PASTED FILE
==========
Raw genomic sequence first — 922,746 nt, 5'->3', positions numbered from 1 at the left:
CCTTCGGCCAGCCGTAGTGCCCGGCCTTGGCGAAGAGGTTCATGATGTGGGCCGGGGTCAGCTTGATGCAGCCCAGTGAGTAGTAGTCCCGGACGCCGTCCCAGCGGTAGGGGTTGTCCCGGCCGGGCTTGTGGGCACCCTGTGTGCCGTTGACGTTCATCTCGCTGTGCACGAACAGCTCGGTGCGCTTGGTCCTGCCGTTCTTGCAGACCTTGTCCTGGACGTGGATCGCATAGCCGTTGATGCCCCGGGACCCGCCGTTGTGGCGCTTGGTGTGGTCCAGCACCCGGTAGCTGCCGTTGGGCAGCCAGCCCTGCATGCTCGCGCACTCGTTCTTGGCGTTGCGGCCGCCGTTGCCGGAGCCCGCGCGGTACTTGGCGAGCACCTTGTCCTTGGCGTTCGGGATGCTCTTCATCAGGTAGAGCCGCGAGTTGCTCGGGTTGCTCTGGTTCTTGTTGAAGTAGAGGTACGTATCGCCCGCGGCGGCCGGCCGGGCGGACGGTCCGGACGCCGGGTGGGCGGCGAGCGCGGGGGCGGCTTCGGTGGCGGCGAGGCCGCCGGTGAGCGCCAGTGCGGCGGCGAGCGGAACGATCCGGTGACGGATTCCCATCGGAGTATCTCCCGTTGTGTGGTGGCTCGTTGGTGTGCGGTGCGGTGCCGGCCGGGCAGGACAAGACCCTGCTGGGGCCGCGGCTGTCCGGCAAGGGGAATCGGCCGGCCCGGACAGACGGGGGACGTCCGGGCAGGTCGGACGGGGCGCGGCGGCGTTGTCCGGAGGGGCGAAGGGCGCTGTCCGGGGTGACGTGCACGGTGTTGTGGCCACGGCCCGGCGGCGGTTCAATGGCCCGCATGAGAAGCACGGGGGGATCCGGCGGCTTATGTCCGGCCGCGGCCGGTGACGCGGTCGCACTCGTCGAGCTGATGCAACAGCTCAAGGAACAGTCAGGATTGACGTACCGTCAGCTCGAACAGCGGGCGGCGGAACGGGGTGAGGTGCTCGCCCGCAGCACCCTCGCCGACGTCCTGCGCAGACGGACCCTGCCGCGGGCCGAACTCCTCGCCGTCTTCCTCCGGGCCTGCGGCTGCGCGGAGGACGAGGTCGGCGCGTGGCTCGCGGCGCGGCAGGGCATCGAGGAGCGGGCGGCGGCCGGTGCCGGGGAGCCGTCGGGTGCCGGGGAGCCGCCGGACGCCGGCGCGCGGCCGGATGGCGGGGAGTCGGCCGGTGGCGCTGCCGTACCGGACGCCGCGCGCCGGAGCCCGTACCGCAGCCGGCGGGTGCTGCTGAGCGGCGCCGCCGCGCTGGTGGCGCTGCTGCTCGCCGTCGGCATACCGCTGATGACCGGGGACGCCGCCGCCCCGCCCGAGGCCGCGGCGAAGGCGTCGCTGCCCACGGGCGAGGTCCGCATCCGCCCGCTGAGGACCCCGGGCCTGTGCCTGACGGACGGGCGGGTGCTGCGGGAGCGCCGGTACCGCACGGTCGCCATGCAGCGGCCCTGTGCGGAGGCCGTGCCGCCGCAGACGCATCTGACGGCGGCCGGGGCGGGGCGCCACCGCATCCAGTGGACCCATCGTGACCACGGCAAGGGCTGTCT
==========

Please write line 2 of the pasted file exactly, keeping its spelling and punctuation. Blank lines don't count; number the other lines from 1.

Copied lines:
CCTTCGGCCAGCCGTAGTGCCCGGCCTTGGCGAAGAGGTTCATGATGTGGGCCGGGGTCAGCTTGATGCAGCCCAGTGAGTAGTAGTCCCGGACGCCGTCCCAGCGGTAGGGGTTGTCCCGGCCGGGCTTGTGGGCACCCTGTGTGCCGTTGACGTTCATCTCGCTGTGCACGAACAGCTCGGTGCGCTTGGTCCTGCCGTTCTTGCAGACCTTGTCCTGGACGTGGATCGCATAGCCGTTGATGCCCCGGGACCCGCCGTTGTGGCGCTTGGTGTGGTCCAGCACCCGGTAGCTGCCGTTGGGCAGCCAGCCCTGCATGCTCGCGCACTCGTTCTTGGCGTTGCGGCCGCCGTTGCCGGAGCCCGCGCGGTACTTGGCGAGCACCTTGTCCTTGGCGTTCGGGATGCTCTTCATCAGGTAGAGCCGCGAGTTGCTCGGGTTGCTCTGGTTCTTGTTGAAGTAGAGGTACGTATCGCCCGCGGCGGCCGGCCGGGCGGACGGTCCGGACGCCGGGTGGGCGGCGAGCGCGGGGGCGGCTTCGGTGGCGGCGAGGCCGCCGGTGAGCGCCAGTGCGGCGGCGAGCGGAACGATCCGGTGACGGATTCCCATCGGAGTATCTCCCGTTGTGTGGTGGCTCGTTGGTGTGCGGTGCGGTGCCGGCCGGGCAGGACAAGACCCTGCTGGGGCCGCGGCTGTCCGGCAAGGGGAATCGGCCGGCCCGGACAGACGGGGGACGTCCGGGCAGGTCGGACGGGGCGCGGCGGCGTTGTCCGGAGGGGCGAAGGGCGCTGTCCGGGGTGACGTGCACGGTGTTGTGGCCACGGCCCGGCGGCGGTTCAATGGCCCGCATGAGAAGCACGGGGGGATCCGGCGGCTTATGTCCGGCCGCGGCCGGTGACGCGGTCGCACTCGTCGAGCTGATGCAACAGCTCAAGGAACAGTCAGGATTGACGTACCGTCAGCTCGAACAGCGGGCGGCGGAACGGGGTGAGGTGCTCGCCCGCAGCACCCTCGCCGACGTCCTGCGCAGACGGACCCTGCCGCGGGCCGAACTCCTCGCCGTCTTCCTCCGGGCCTGCGGCTGCGCGGAGGACGAGGTCGGCGCGTGGCTCGCGGCGCGGCAGGGCATCGAGGAGCGGGCGGCGGCCGGTGCCGGGGAGCCGTCGGGTGCCGGGGAGCCGCCGGACGCCGGCGCGCGGCCGGATGGCGGGGAGTCGGCCGGTGGCGCTGCCGTACCGGACGCCGCGCGCCGGAGCCCGTACCGCAGCCGGCGGGTGCTGCTGAGCGGCGCCGCCGCGCTGGTGGCGCTGCTGCTCGCCGTCGGCATACCGCTGATGACCGGGGACGCCGCCGCCCCGCCCGAGGCCGCGGCGAAGGCGTCGCTGCCCACGGGCGAGGTCCGCATCCGCCCGCTGAGGACCCCGGGCCTGTGCCTGACGGACGGGCGGGTGCTGCGGGAGCGCCGGTACCGCACGGTCGCCATGCAGCGGCCCTGTGCGGAGGCCGTGCCGCCGCAGACGCATCTGACGGCGGCCGGGGCGGGGCGCCACCGCATCCAGTGGACCCATCGTGACCACGGCAAGGGCTGTCT